In 1700, Liverpool was a small town with a dock that was in danger of silting up. Yet it was a town with prospects: Chester, which had hitherto been the main port in the north-west, was silting up even more. The discovery of the Americas had increased the importance of ports facing the Atlantic, [...]
English Heritage has just spent £2.1 million recreating an Elizabethan garden based on an eyewitness description published in a letter in 1575. But was the letter a spoof made up by rivals for the Queen’s favour, and what part did archaeology play in pinning down the truth? Chris Catling investigates.
High on the moor at Silloans, within the Otterburn Training Area, lies the well-preserved remains of a trench system.
To get to the bottom of why, and how, the Ministry of Defence looks after archaeology on an active firing range, CA Editor Lisa Westcott spent some time with the people on the front line.
A new BBC documentary presented by Alice Roberts has been charting the spread of modern humans across the globe. Is it really true that we are all Africans? Current Archaeology assesses the latest evidence.
A 9th century palace, an enormous 3,000-year-old Neolithic earthworks and the origins of Scottish kingship: Gordon Noble and colleagues from the University of Glasgow investigate.Few visitors notice the plaque in the village of Forteviot, Perthshire, Scotland, that records the death of Kenneth Mac Alpin, a 9th century king of Scotland. It refers to a passage [...]
Archaeologists have excavated over 600 bodies from around the world, mysteriously buried face-down. Britain is the biggest hotspot – with more than 200 prone burials. What do they signify? Caroline Arcini of Sweden’s National Heritage Board has been investigating.
Geography made a unitary empire embracing the Mediterranean and temperate Europe inherently unstable; but the wreckage of the Roman Empire contained the building blocks of modern Europe. In the third and final part of our series based on Cunliffe’s new book, Europe between the Oceans, we chart the changes from Caesar to Charlemagne.
‘England’s Past for Everyone’ is a groundbreaking new project set up by one of our most venerable institutions, the Victoria County History. Chris Catling argues that their recently published Burford project is a model of how to do a town history.
‘England’s Past for Everyone’ is a groundbreaking new project set up by one of our most venerable institutions, the Victoria County History. Chris Catling argues that their recently published Burford project is a model of how to do a town history. Archaeology and local history are very close companions, and the nearer we come to [...]
We think of villas as the grand farmhouses of the Roman countryside. But were they? Bryn Walters takes a fresh look at the evidence and comes to some radical conclusions. In the mid 20th century, Sir Ian Richmond, following on R G Collingwood, argued that for too long there had been a bland acceptance that [...]
When is a Roman villa not a villa? The term villa covers many different structures, ranging from a palatial country house down to a jumped-up small farmstead. At Wrawby, we have discovered what appears to be a villa at the lower end of the range – a farmstead with pretensions.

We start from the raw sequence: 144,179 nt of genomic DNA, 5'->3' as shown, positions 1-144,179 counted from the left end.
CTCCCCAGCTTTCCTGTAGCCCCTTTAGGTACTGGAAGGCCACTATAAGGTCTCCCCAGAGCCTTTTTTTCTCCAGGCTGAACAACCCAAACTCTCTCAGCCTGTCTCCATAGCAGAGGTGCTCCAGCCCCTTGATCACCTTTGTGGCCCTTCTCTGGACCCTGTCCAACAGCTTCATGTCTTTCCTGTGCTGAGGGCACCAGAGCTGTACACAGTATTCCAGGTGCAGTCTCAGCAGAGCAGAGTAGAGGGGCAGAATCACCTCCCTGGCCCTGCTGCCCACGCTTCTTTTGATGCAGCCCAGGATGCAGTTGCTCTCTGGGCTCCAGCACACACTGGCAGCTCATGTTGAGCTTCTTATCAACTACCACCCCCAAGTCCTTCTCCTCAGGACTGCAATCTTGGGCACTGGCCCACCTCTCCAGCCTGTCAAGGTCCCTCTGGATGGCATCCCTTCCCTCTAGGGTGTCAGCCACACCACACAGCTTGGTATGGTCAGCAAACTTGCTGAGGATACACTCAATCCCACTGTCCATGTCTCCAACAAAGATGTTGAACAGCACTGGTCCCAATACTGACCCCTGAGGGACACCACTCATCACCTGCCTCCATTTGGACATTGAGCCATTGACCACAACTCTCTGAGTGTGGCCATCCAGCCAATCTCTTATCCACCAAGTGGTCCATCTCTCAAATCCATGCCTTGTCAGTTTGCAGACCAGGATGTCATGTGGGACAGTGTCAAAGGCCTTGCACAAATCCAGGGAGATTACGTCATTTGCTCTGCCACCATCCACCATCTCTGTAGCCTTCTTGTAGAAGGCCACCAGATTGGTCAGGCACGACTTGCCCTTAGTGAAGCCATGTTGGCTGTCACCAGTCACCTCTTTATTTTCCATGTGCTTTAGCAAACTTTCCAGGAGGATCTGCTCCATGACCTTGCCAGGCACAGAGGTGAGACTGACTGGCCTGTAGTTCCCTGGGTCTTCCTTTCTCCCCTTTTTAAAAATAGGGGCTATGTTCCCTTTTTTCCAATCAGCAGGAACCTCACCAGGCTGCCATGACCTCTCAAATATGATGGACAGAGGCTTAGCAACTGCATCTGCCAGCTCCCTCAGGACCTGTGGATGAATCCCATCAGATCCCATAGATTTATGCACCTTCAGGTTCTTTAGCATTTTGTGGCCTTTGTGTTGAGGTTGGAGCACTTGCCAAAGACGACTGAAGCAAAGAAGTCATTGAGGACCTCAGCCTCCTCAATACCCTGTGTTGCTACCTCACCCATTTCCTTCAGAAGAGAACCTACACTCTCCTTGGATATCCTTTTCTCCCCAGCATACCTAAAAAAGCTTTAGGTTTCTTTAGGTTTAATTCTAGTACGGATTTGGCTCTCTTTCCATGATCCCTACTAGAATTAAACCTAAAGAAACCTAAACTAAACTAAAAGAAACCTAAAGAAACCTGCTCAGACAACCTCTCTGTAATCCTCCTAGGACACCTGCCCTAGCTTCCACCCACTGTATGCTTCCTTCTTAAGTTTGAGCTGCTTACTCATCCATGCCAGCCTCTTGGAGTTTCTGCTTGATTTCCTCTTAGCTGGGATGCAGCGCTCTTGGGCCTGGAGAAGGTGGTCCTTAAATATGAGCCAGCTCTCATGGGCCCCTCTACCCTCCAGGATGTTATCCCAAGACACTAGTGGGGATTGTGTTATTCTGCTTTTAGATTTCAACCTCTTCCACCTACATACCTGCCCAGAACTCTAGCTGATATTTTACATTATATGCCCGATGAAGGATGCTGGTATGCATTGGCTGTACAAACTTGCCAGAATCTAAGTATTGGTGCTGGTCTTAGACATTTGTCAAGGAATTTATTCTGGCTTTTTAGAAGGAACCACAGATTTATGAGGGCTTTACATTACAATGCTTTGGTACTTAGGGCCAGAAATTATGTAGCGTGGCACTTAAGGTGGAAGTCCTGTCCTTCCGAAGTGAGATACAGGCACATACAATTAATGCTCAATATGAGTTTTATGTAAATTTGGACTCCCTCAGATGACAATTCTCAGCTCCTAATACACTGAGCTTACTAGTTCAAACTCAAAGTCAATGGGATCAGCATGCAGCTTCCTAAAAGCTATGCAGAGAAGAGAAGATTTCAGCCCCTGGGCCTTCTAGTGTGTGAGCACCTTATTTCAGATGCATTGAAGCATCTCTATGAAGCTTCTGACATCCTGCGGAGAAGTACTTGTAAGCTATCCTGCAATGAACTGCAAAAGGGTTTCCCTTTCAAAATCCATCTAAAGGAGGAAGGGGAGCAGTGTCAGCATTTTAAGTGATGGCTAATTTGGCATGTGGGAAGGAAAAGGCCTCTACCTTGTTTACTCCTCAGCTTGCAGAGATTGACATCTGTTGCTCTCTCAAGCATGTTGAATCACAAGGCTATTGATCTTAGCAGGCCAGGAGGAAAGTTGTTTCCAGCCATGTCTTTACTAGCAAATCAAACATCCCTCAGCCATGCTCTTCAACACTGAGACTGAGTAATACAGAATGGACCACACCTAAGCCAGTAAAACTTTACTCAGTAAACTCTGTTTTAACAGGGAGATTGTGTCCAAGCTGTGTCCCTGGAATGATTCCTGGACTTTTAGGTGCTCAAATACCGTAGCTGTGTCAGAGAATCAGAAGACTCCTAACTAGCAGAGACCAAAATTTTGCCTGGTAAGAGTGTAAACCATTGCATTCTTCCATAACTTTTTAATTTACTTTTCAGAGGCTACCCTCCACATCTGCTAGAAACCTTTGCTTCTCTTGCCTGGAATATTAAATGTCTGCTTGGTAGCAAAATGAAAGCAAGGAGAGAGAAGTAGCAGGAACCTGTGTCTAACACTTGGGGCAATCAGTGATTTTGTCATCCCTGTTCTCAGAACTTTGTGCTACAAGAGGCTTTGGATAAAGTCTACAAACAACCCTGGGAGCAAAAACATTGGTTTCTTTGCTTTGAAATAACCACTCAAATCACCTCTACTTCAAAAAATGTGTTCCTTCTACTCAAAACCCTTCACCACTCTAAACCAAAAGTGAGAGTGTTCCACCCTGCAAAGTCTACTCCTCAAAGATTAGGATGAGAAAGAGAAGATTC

We think of villas as the grand farmhouses of the Roman countryside. But were they? Bryn Walters takes a fresh look at the evidence and comes to some radical conclusions.
In the second part of our mini-series based on Barry Cunliffe’s new book Europe between the Oceans, our focus is the period c.2800-140 BC. We see the rise and fall of great civilisations, and a looming clash between a Mediterranean-based superpower and the Celtic peoples of Iron Age Europe. Once again, it is the movement [...]
The perception that much of prehistory was relatively peaceful is changing. New research has identified evidence of violent assault in the Neolithic. What does this tell us about Stone Age life as a whole? Forensic archaeologist Martin Smith explains.Whilst many Neolithic burials have been excavated during the last 150 years, they have received only limited [...]
Did 9th century Anglo-Saxon propaganda distort the records for the turbulent 5th and 6th centuries? Rather than Briton versus Anglo-Saxon – as in the myth of Arthur – was it simply a murderous struggle between rival British warlords? Archaeologist Miles Russell has been re-reading Dark Age history books.
Barry Cunliffe’s latest book represents the synthesis of half a century studying the archaeology of Europe, an achievement comparable with that of Gordon Childe in the 1930s. In this article, and in two more to follow in succeeding issues, Current Archaeology summarises his conclusions.
The British Museum’s Richard Hobbs has been playing detective – investigating the 60-year-old mystery surrounding the spectacular Mildenhall Treasure and here he reports on the outcome of his enquiries. One of the most celebrated hoards ever recovered from British soil, the Mildenhall Treasure consists of 34 pieces of exquisitely decorated Roman silver tableware of the [...]
A neglected and deprived part of Belfast has been excavated by archaeologists to reveal its transformation from 17th century farmland to squalid, overcrowded 19th century urban slums.In 1853, the Rev. W M O’Hanlon, Congregationalist minister for Upper Donegall Street Church, published a series of letters in the Northern Whig, a Belfast newspaper, detailing the filth [...]
Thirty years ago, David Breeze and Brian Dobson wrote a history of Hadrian’s Wall from the archaeological evidence. Still in print in a revised edition, it is one of the most successful archaeology books ever written. With a major British Museum exhibition devoted to Hadrian opening this July, we asked David Breeze to take a [...]